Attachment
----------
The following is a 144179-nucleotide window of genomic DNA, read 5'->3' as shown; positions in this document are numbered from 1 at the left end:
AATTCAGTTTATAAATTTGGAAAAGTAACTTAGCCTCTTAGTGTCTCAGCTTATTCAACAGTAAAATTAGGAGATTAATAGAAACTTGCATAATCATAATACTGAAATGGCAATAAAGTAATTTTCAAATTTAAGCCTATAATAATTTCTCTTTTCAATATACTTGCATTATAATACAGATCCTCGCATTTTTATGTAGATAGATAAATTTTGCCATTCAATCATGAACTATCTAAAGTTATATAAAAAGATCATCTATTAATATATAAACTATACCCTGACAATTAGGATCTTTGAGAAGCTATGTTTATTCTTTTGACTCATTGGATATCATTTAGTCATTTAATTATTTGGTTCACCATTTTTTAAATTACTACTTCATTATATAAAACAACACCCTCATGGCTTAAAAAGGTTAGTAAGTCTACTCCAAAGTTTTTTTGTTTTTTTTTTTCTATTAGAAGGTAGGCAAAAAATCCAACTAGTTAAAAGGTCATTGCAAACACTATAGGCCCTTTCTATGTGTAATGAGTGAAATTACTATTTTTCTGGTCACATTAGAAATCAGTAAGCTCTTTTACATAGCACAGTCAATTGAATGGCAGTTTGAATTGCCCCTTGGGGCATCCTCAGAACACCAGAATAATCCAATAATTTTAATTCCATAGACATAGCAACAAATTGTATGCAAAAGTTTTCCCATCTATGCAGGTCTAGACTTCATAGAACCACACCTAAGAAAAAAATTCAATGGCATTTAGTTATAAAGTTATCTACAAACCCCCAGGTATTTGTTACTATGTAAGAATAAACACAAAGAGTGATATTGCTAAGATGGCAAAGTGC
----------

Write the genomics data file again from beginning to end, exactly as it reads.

The following is a 144179-nucleotide window of genomic DNA, read 5'->3' as shown; positions in this document are numbered from 1 at the left end:
AATTCAGTTTATAAATTTGGAAAAGTAACTTAGCCTCTTAGTGTCTCAGCTTATTCAACAGTAAAATTAGGAGATTAATAGAAACTTGCATAATCATAATACTGAAATGGCAATAAAGTAATTTTCAAATTTAAGCCTATAATAATTTCTCTTTTCAATATACTTGCATTATAATACAGATCCTCGCATTTTTATGTAGATAGATAAATTTTGCCATTCAATCATGAACTATCTAAAGTTATATAAAAAGATCATCTATTAATATATAAACTATACCCTGACAATTAGGATCTTTGAGAAGCTATGTTTATTCTTTTGACTCATTGGATATCATTTAGTCATTTAATTATTTGGTTCACCATTTTTTAAATTACTACTTCATTATATAAAACAACACCCTCATGGCTTAAAAAGGTTAGTAAGTCTACTCCAAAGTTTTTTTGTTTTTTTTTTTCTATTAGAAGGTAGGCAAAAAATCCAACTAGTTAAAAGGTCATTGCAAACACTATAGGCCCTTTCTATGTGTAATGAGTGAAATTACTATTTTTCTGGTCACATTAGAAATCAGTAAGCTCTTTTACATAGCACAGTCAATTGAATGGCAGTTTGAATTGCCCCTTGGGGCATCCTCAGAACACCAGAATAATCCAATAATTTTAATTCCATAGACATAGCAACAAATTGTATGCAAAAGTTTTCCCATCTATGCAGGTCTAGACTTCATAGAACCACACCTAAGAAAAAAATTCAATGGCATTTAGTTATAAAGTTATCTACAAACCCCCAGGTATTTGTTACTATGTAAGAATAAACACAAAGAGTGATATTGCTAAGATGGCAAAGTGC